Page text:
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by Archaeology Newsroom

Dress in Byzantium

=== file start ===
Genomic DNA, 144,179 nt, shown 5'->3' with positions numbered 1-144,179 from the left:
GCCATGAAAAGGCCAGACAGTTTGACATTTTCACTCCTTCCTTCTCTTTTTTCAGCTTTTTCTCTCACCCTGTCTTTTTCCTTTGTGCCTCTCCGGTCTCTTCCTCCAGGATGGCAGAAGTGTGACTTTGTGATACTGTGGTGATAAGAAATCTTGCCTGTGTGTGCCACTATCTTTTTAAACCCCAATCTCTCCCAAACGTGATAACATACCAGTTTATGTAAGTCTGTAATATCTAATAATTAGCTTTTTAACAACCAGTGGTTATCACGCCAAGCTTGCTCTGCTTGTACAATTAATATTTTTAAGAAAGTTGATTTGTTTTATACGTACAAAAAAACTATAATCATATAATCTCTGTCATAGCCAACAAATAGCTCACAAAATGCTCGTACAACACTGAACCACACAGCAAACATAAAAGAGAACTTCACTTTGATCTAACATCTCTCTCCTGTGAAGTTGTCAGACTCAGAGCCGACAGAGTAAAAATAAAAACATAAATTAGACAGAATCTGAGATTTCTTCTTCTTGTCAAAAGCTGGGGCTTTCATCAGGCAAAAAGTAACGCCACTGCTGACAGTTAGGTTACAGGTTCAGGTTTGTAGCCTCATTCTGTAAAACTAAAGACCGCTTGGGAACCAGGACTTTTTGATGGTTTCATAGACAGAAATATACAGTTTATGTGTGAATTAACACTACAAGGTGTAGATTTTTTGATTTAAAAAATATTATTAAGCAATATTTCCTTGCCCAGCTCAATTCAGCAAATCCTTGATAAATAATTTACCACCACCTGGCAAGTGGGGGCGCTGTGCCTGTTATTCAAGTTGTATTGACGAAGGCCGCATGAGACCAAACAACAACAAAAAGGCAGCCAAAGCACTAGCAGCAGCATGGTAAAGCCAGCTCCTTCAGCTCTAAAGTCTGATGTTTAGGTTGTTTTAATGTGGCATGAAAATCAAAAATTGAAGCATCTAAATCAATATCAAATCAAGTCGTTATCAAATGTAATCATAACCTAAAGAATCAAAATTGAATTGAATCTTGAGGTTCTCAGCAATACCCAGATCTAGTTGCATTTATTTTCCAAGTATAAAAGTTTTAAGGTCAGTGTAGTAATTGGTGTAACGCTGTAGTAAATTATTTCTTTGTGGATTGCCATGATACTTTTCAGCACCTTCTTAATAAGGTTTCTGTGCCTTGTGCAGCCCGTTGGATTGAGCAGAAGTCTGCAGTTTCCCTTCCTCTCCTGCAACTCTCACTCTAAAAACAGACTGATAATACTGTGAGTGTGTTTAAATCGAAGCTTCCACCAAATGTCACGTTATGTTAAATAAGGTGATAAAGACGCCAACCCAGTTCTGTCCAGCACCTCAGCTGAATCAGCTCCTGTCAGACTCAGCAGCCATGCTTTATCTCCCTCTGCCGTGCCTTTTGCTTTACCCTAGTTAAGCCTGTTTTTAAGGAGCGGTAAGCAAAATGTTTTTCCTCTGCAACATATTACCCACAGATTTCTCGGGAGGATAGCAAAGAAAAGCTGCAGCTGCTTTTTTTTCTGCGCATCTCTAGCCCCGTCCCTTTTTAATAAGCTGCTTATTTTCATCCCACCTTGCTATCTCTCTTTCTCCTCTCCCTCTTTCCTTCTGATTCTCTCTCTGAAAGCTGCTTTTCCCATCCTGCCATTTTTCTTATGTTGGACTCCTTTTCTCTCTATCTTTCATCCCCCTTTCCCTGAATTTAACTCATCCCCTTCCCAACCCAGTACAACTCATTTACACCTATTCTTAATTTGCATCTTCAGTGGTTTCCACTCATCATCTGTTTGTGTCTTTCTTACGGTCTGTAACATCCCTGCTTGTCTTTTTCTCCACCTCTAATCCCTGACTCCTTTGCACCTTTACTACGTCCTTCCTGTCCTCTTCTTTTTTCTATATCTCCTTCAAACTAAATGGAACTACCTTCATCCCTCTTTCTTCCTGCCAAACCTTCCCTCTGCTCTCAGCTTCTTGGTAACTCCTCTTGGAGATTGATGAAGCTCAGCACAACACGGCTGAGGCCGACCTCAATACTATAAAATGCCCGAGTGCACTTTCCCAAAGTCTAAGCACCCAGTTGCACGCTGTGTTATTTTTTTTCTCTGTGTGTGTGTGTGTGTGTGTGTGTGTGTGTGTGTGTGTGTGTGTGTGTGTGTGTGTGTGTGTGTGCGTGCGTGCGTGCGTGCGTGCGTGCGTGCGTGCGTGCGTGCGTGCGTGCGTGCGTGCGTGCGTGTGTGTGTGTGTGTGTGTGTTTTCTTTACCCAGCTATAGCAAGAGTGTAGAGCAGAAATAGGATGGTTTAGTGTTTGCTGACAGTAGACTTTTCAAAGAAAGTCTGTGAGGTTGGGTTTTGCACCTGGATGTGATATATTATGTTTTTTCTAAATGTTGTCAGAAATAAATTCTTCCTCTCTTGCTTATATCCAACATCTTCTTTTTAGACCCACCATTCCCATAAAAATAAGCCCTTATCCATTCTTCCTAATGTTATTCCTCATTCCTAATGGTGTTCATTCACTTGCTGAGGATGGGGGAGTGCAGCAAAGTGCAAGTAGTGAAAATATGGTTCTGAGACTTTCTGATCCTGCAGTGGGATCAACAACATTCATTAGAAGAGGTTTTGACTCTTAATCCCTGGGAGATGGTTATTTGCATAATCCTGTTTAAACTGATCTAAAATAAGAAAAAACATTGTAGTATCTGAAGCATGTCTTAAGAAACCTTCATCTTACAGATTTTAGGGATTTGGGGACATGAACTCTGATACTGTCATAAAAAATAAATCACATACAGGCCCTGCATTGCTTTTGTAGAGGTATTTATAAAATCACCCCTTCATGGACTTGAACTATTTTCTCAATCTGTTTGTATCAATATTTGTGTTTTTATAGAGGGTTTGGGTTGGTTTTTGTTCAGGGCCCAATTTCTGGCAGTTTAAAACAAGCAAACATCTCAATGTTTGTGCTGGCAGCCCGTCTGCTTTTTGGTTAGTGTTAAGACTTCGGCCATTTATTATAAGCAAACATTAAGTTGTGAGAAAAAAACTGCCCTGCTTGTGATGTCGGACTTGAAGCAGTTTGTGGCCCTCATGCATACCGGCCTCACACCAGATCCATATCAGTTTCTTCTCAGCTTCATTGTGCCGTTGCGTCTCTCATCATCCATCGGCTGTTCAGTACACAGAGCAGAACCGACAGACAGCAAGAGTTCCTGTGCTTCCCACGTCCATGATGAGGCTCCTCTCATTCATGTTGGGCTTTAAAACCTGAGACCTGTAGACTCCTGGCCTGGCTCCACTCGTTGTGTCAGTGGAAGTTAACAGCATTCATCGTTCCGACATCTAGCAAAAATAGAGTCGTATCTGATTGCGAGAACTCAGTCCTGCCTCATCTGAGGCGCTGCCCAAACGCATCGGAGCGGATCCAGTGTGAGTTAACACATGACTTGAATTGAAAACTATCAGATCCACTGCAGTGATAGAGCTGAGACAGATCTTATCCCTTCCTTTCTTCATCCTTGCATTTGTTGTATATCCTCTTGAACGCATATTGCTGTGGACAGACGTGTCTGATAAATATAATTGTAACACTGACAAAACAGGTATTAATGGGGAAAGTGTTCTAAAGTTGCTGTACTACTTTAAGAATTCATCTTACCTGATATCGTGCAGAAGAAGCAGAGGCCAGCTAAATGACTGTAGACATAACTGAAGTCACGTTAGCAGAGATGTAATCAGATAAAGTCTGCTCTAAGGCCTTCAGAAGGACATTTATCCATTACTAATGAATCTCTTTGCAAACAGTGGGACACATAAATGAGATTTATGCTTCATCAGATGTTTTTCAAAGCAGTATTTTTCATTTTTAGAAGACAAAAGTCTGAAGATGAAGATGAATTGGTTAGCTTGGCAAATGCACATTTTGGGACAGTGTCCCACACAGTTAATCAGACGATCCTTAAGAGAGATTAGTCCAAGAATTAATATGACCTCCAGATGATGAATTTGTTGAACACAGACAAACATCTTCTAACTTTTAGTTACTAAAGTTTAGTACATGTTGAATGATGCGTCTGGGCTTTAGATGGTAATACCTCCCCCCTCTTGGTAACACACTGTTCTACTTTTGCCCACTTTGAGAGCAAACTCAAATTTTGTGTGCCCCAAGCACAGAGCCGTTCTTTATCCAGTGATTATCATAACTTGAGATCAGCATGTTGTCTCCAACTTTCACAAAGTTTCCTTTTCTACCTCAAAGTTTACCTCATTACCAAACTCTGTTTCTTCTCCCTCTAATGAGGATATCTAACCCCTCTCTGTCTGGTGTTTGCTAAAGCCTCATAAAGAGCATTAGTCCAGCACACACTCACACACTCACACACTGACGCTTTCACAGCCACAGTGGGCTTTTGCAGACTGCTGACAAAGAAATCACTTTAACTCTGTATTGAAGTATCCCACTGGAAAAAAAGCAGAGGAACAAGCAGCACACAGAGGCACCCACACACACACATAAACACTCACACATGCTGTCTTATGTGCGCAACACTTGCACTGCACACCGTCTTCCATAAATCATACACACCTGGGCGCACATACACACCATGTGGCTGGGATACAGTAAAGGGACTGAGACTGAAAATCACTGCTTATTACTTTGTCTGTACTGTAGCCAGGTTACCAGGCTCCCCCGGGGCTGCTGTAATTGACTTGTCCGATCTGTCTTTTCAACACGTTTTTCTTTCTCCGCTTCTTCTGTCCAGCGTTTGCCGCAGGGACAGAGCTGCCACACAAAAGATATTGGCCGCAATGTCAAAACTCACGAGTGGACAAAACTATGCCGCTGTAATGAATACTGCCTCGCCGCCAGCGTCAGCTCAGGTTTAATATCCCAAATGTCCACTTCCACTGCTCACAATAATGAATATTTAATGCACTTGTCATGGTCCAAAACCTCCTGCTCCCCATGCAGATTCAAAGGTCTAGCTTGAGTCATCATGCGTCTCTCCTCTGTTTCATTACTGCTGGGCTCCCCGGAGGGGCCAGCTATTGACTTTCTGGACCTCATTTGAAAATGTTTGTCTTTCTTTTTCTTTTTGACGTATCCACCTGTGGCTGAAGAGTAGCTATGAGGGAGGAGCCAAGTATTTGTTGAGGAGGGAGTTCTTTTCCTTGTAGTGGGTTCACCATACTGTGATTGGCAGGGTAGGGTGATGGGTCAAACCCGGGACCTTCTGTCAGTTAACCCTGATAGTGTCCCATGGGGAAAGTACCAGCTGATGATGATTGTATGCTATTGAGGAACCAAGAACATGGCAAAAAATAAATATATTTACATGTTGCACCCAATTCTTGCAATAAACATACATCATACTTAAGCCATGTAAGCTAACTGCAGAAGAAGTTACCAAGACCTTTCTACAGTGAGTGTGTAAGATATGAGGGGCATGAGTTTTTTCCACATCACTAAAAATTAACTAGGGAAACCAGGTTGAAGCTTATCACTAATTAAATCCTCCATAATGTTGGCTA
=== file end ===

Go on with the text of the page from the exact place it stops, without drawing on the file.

Ιn Byzantium, women’s headdresses eventually came to cover the entire face, even the empress’s face was covered. The art of weaving seems to have been a conservative one, seeing that a Coptic child’s mantle dating from the 8th or 9th century AD, appears to have been woven on a type of loom used in Egypt since the 16th century BC. The body of an elegant lady dressed in a western fashion Renaissance outfit was found buried at the church of Aghia Sophia in Mystras. However, portraits of the donors in murals of 14th to 16th century churches of Rhodes show that the Greek, middle-class inhabitants of the island of Rhodos showed their preference for Byzantine fashions. As for the picture of the Virgin Mary Hodighitria in the church of Berbaka in Argolida, the child’s thin, short shirt carries theological symbolism belonging to the Orthodox Church.